Tag Archives: Hawaiian Monk Seals

A marked monk seal pup

I posted here about seeing the monk seal Hiwahiwa on the coast below Upolu. In that post I noted that Hiwahiwa, the only monk seal pup born around the Big Island in 2020, had no tags or markings of any kind.

Some time after that sighting I saw this monk seal in the same general area. Since the seal was on the small size I figured it could be Hiwahiwa, but it didn’t move so I couldn’t even be sure if it was male or female. I reported the sighting to Ke Kai Ola, which tracks monk seals, and got the response that it probably was Hiwahiwa. They noted the line circling his body in front of the flippers and, while they can’t say with certainty how he got the scar, it’s believed he got entangled in some fishing line.

So now I have a way of identifying him and, of course, haven’t seen him since. The scar doesn’t seem to have bothered him and, like most monk seals, he looks quite contented while resting. The markings on him are where he’s been splashed by waves, the darker skin being wet and smooth.

Posted in response to Becky’s January Squares challenge theme of ‘Up.’ See more responses here.

Monk seal dreaming

This week’s Friendly Friday challenge theme is ‘Dreams.’ See more responses here.

A couple of weeks ago, I was out walking along the coast and saw a monk seal I didn’t recognize. As I usually do when I see monks seals, I took photos in an attempt to identify it. Many Hawaiian monk seals have numbered red tags in one or both tail flippers. Some have been bleached with an identifying mark, though this lasts no more than a year as it will disappear when the seal has its annual molt. Some have scars of one kind or another that help with identification. This seal had none of those things.

Its most distinctive feature, apart from being a bit on the small side, was that it was restless. As soon as I saw it twitching and rolling and flexing its flippers I thought it looked like the seal was having a dream of some kind. It finally rolled over completely, in the process opening its eyes and noticing me, up on the cliff, taking photos. No matter. The seal ended up on its belly and found a good spot to rest its chin and drift back into slumber and that rather good dream it had been enjoying.

I sent some of my photos off to Lauren, the Response and Operation Coordinator at Ke Kai Ola, who keeps track of the whereabouts of monk seals around the Big Island. She said the seal was most likely Hiwahiwa (meaning a person or thing greatly beloved). He was the only monk seal pup born on the island this year, back in April. Because of the Covid virus, the shorelines were closed at that time, so access was very limited. This also meant that the pup didn’t get tagged, which explained his lack of identifying marks.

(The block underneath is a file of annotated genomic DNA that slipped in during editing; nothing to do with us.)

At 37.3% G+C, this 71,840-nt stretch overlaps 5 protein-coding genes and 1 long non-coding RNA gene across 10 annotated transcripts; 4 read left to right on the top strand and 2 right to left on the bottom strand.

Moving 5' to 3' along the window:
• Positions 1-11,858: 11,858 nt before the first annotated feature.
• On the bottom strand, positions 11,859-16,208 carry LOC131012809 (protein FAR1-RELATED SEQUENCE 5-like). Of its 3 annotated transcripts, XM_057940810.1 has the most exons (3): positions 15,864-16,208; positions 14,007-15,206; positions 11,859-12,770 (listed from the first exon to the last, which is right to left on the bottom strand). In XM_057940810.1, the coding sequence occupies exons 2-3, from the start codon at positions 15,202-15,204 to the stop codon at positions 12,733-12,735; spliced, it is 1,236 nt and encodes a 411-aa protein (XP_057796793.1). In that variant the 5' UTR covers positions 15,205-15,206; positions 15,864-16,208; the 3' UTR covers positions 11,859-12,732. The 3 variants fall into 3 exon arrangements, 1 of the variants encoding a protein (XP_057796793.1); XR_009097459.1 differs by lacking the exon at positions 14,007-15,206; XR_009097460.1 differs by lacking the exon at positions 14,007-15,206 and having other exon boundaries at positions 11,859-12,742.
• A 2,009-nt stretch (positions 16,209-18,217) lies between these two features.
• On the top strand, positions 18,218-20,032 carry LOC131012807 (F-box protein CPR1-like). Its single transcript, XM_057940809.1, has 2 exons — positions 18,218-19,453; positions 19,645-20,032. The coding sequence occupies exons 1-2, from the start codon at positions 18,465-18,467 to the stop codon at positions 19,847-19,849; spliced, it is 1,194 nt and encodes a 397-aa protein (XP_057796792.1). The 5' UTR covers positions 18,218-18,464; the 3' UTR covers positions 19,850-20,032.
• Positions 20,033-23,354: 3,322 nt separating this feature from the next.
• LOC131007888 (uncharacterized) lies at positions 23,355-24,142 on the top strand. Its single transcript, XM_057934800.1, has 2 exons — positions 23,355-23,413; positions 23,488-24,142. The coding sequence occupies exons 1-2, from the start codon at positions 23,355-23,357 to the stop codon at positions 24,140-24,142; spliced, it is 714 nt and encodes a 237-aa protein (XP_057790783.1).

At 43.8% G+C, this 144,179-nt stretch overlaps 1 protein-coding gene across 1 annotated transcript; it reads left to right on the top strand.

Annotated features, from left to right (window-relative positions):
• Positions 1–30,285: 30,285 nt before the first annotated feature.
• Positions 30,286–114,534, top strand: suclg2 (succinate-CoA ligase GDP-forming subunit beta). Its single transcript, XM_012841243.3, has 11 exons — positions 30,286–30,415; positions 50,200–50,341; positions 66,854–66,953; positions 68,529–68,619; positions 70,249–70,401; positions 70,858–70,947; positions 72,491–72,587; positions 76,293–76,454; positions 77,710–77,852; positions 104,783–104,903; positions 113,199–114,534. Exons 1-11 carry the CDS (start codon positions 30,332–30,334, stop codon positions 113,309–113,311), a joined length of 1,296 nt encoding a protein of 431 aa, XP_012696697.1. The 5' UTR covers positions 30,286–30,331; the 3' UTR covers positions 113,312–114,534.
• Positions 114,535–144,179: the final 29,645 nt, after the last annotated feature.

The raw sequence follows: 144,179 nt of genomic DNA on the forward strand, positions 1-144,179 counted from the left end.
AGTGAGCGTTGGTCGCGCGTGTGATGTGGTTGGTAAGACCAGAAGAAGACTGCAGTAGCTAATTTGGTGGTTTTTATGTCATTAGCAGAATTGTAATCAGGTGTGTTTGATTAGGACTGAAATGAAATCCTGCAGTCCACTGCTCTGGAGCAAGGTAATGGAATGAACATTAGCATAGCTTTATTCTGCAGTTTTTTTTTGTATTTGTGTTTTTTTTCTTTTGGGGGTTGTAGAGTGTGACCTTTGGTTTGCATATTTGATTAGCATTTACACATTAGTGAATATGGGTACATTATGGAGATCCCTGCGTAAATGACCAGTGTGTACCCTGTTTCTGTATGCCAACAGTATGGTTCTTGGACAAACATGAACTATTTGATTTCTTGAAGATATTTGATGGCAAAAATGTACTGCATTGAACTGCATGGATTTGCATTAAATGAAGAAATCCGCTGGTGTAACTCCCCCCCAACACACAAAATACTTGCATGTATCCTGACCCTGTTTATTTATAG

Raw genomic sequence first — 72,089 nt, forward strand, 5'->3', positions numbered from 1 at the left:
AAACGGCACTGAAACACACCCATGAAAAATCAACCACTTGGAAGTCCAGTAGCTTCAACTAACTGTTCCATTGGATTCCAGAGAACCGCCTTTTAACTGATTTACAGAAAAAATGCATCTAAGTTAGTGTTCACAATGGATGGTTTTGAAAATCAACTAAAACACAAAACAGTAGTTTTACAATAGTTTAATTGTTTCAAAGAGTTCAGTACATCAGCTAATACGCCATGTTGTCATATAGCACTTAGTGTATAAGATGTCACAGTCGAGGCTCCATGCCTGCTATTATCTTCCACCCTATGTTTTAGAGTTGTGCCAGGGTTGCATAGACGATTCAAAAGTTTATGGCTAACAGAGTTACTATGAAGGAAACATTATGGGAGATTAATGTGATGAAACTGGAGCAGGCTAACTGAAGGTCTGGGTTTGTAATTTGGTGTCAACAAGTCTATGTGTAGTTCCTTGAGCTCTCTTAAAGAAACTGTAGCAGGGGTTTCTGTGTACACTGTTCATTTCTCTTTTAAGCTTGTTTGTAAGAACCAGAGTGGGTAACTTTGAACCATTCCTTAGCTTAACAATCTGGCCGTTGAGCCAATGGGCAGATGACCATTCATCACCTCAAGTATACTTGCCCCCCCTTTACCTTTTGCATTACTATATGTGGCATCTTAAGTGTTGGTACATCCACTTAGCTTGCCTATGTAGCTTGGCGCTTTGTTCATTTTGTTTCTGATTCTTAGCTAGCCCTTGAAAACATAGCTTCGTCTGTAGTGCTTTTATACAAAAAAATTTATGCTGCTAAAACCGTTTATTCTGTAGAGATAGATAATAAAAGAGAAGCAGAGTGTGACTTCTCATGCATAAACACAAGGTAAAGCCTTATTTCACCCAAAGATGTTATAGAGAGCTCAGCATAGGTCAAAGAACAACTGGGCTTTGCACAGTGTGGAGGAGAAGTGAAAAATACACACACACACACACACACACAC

I haven’t seen him since, but a week later I saw another seal I didn’t recognize. That one turned out to be Hiwahiwa’s mother so maybe they bumped into each other again somewhere along the coast.

For more information about Ke Kai Ola and Hawaiian monk seals, go to www.marinemammalcenter.org/hawaii.

Also posted in response to Becky’s October Squares challenge theme of ‘Kind.’ See more responses here.

Molted monk seal

A couple of days ago, I saw this monk seal resting on the shore below Upolu Airport. It turned out to be RA20, the same seal I saw there back in May (bottom photo). In the interim, she had obviously molted and looked very shiny and clean. Pre-molt monks seals look quite ratty and green, particularly around the flippers and head. After a molt, they look sleek and silvery as this one does.

Monk seals molt about once a year and it is a process that can take 10 days or so. During this time the seal will generally remain on the beach or rocks where it has hauled out.

Monk seal resting

When I first saw this monk seal on the North Kohala coast a couple of days ago, I thought it was IO5. He’s the seal I see most often in this part of the island. But as I got closer, I saw this one was a female. I took photos, including some of the red ID tag. I wasn’t sure if, at that distance, I’d be able to read it, but luckily I could make out ‘A2’ in a couple of photos. There was space after the ‘2’ as if a number had rubbed off, so I wondered if this was RA20, the monk seal who raised pups on a Kona beach in 2018 (here and here) and 2019 (here and here).

I sent the photos to the Big Island Hawaiian monk seal response network, which tracks the movements and welfare of the monk seals. They confirmed this was RA20 and was the first sighting of her since she was released from Ke Kai Ola Hawaiian Monk Seal Hospital after suffering from a bacterial infection. The hospital’s veterinarians think RA20 recently lost a pregnancy and that the infection may have caused, or resulted from, the loss.

The good news is that she certainly appeared healthy and in good shape when I saw her.

For more information about Hawaiian monk seals and Ke Kai Ola Hawaiian Monk Seal Hospital, go to www.marinemammalcenter.org/hawaii.

Upolu

I call this spot Fran Point since that’s the name on the cross in this photo. Here, a rainbow arches over the coast and the surf rolling in.
An endangered Hawaiian monk seal rests in a tide pool along the rocky shoreline.
A monarch butterfly on a tasselflower.

This week’s Sunday Stills challenge theme is ‘Favorite Place.’ See more offerings here.